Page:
Effective Date: 
Mon, 09/23/2013
Wed, 02/05/2020
Wed, 10/23/2019


The quality assurance plan outlines written policies, procedures and activities designed to monitor and evaluate the quality of testing processes (preanalytic,analytic and postanalytic). Policies and procedures insure accurate reliable and prompt reporting of test results, as well as help to meet standards from regulating agencies. Ongoing quality assurance activities can detect errors, procedural lapses or divergences from goals, while also suggesting changes need in procedures or training.

The plan includes policies and procedures that describe quality control, proficiency testing, personnel training and competencies, management of test results, handling of test specimens, and the verification of accuracy of instrumentation and methodologies.

The plan also includes activities to detect prompt result reporting, to detect mishandling of specimens and to monitor the proficiency of testing personnel.

Quality Control

Controls are used according to manufacturer’s recommendations or as required by accrediting agencies for each testing procedure performed. The medical director designates the lab supervisor to monitor and review all quality control data and/or charts on a timely basis. See the QUALITY CONTROL policy located in Section VI of the LAB MANUAL for specific descriptions of quality control materials and activities.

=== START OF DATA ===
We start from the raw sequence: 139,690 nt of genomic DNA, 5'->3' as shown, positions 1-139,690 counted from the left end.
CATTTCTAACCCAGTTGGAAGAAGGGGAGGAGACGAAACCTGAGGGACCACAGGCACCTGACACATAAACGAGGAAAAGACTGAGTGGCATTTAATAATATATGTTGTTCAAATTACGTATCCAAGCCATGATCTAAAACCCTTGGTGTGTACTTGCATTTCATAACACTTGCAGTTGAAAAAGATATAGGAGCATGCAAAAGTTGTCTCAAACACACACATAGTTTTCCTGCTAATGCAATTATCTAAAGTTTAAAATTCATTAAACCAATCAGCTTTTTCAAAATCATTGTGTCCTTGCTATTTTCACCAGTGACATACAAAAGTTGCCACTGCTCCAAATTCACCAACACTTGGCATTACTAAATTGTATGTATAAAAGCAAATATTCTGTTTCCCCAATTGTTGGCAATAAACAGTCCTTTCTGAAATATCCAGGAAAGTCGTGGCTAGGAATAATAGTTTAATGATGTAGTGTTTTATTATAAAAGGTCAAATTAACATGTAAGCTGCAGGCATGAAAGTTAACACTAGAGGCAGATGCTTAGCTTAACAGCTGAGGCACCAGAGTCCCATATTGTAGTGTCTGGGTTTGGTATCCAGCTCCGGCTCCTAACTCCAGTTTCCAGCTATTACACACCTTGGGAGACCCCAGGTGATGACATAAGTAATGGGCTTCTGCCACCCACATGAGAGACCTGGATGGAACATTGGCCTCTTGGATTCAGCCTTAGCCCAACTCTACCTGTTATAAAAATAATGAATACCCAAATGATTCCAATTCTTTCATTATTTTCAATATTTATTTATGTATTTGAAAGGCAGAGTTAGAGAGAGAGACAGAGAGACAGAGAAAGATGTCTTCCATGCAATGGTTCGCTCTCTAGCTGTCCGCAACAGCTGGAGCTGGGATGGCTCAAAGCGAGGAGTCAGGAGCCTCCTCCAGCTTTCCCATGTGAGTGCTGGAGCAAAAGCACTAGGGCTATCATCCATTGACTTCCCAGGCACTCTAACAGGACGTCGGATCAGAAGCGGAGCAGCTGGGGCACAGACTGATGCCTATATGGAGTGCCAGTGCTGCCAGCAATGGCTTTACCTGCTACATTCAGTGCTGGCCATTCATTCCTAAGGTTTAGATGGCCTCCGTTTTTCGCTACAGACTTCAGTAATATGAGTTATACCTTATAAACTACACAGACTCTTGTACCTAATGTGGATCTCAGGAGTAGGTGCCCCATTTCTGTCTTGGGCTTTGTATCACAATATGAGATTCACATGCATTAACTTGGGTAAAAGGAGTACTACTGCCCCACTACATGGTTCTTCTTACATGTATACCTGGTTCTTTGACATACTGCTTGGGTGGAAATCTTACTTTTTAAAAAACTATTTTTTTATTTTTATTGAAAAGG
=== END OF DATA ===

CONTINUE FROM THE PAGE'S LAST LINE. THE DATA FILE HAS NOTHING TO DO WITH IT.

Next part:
Proficiency samples are provided by the American Proficiency Institute (API) on a quarterly schedule. Proficiency samples are handled in the same manner as patient samples. All testing personnel participate in analyzing proficiency samples. The medical director reviews all results and corrective actions (if needed). See the PROFICIENCY TESTING policy located in Section VI of the LAB MANUAL for more details of proficiency testing activities and monitoring.

Training and Competency

All personnel are required to undergo an extensive training period before performing testing. Training checklists and performance reviews are reviewed by the lab supervisor. Performance reviews and competency checks are performed at 6 months for new staff, and annually thereafter. Moderate to highly complex testing is only performed by licensed clinical lab scientists, while waived testing is only performed by personnel that have successfully completed training. Phlebotomy is only performed by licensed phlebotomists or clinical lab scientists. See the LABORATORY STAFF ORIENTATION, TRAINING AND ASSESSMENT policy located in Section VI of the LAB MANUAL for more details.

Test Results

All test results performed in-house are reviewed and released by clinical laboratory scientists. Abnormal or unexpected results are verified as needed. Any results questioned by the clinician are repeated and verified if possible. Critical results are called to clinicians within 30 minutes of final result. Critical result phone calls follow the format of using two forms of patient identification and having the recipient read-back the result. Documentation of the call is included in the medical record with the result. Corrected test results are called to the clinician as soon as possible. Documentation of corrected result calls is included in the medical record with the results. See the REVIEW OF TEST RESULTS policy located in Section VI of the LAB MANUAL for more details.